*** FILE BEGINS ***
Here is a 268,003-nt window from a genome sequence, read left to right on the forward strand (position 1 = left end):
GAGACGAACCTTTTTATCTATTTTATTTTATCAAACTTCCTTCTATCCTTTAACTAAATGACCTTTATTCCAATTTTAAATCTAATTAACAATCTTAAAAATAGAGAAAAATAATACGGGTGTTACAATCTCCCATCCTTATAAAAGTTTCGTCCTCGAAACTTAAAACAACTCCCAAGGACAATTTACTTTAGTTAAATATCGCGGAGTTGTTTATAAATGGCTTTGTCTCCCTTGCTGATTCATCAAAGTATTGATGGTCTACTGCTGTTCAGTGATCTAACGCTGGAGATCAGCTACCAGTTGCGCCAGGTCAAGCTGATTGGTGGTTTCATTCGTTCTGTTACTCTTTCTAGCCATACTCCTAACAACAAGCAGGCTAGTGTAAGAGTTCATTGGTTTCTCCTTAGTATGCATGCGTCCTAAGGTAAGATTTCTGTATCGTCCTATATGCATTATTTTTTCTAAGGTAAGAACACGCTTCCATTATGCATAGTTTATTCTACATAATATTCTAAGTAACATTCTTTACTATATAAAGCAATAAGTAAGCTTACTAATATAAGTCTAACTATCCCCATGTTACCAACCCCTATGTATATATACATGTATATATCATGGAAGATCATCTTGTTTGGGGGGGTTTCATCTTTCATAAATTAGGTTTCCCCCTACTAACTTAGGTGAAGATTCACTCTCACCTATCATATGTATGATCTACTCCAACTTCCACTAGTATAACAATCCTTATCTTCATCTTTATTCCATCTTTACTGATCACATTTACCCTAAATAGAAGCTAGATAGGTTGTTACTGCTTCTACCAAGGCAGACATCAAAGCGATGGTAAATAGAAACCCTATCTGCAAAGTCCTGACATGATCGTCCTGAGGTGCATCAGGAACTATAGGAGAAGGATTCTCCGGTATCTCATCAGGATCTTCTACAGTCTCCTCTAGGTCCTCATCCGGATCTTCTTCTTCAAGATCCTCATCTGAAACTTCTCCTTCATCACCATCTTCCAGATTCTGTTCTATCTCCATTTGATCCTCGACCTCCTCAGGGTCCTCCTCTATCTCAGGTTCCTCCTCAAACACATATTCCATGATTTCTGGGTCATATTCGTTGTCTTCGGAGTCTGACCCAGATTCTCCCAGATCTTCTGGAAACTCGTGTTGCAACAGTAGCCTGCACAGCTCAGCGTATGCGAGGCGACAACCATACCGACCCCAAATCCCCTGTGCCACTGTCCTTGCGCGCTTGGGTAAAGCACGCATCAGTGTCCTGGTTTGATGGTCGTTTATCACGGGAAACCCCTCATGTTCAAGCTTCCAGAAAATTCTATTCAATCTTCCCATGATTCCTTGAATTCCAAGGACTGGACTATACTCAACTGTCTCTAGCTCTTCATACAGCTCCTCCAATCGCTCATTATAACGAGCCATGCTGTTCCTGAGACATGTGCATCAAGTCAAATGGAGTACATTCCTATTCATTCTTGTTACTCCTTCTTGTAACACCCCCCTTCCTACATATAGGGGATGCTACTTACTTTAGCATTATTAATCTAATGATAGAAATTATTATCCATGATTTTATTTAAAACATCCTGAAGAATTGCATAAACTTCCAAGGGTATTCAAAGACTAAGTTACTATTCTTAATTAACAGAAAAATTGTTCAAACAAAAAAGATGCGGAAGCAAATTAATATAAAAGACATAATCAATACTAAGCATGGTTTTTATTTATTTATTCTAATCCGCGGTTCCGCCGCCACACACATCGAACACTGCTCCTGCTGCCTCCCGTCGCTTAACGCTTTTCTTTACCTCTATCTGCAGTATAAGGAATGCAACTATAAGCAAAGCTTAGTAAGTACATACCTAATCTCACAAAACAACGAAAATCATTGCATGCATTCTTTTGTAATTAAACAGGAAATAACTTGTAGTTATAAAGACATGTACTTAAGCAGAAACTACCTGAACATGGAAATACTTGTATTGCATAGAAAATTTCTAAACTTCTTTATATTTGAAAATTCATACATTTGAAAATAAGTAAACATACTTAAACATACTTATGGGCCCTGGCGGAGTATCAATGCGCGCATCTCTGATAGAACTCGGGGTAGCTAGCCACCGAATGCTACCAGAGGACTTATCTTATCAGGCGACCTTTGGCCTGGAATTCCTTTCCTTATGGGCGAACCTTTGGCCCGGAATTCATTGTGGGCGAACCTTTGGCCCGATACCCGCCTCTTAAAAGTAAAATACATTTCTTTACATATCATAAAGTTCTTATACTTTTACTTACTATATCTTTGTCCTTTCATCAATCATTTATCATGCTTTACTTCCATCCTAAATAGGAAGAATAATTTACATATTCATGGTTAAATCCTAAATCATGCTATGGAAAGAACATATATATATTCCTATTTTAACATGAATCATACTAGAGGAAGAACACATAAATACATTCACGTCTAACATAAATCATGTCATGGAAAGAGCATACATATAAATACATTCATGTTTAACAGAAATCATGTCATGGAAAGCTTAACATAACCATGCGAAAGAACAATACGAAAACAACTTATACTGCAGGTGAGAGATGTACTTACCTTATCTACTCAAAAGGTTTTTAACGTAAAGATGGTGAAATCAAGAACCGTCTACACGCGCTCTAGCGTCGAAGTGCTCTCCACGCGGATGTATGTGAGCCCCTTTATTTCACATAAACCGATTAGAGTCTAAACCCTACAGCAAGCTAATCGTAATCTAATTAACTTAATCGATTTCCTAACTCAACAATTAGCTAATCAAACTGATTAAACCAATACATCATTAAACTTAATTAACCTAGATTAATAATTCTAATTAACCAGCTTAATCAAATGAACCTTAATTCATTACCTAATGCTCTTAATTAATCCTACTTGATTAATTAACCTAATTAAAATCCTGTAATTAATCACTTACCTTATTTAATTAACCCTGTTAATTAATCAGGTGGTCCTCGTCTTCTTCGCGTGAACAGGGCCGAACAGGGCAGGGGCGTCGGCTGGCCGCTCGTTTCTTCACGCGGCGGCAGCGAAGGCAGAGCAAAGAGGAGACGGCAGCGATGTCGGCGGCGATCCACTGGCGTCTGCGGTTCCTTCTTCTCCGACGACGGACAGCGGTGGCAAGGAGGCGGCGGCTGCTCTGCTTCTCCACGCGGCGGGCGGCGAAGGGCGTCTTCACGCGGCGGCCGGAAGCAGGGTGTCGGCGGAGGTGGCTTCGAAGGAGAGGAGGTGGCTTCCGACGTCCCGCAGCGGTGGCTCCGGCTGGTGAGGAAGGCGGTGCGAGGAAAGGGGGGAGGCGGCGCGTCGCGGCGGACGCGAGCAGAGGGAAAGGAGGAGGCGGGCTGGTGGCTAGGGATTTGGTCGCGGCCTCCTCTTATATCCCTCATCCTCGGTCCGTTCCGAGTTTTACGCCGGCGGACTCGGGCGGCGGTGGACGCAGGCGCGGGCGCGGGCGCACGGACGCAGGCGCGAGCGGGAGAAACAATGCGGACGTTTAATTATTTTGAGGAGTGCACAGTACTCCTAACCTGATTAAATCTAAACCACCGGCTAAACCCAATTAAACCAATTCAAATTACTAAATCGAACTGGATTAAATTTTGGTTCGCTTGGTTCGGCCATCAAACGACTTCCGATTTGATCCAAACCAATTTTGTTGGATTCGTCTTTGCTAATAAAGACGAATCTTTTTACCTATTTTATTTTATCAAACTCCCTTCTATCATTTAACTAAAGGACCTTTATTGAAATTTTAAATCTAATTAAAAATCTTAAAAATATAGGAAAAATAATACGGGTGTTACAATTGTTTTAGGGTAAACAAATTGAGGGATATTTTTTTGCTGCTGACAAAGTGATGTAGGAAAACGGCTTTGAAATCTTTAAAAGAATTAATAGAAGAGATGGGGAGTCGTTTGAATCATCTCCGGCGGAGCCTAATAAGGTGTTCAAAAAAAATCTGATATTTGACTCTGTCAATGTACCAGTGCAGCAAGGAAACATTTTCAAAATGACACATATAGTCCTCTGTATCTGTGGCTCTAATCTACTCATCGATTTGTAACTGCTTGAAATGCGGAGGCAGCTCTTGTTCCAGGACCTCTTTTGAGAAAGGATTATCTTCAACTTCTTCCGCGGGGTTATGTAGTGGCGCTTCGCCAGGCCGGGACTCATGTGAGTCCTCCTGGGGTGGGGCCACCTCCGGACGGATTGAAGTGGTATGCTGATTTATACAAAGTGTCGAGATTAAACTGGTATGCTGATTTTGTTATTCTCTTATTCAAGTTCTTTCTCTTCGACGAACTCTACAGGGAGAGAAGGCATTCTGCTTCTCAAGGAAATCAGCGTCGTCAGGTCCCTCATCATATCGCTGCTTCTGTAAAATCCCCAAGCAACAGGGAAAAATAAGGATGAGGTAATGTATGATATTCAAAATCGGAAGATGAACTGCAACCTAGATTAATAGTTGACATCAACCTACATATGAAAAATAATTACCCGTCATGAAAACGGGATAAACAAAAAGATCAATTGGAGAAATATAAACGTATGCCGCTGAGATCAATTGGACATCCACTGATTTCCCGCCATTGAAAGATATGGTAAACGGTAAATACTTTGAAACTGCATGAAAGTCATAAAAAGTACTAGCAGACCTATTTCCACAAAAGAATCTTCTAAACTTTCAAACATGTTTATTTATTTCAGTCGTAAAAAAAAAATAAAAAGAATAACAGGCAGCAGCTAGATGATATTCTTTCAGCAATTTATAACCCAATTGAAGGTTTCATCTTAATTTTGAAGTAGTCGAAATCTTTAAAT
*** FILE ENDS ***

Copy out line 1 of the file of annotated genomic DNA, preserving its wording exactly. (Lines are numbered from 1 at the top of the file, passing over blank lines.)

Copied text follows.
Here is a 268,003-nt window from a genome sequence, read left to right on the forward strand (position 1 = left end):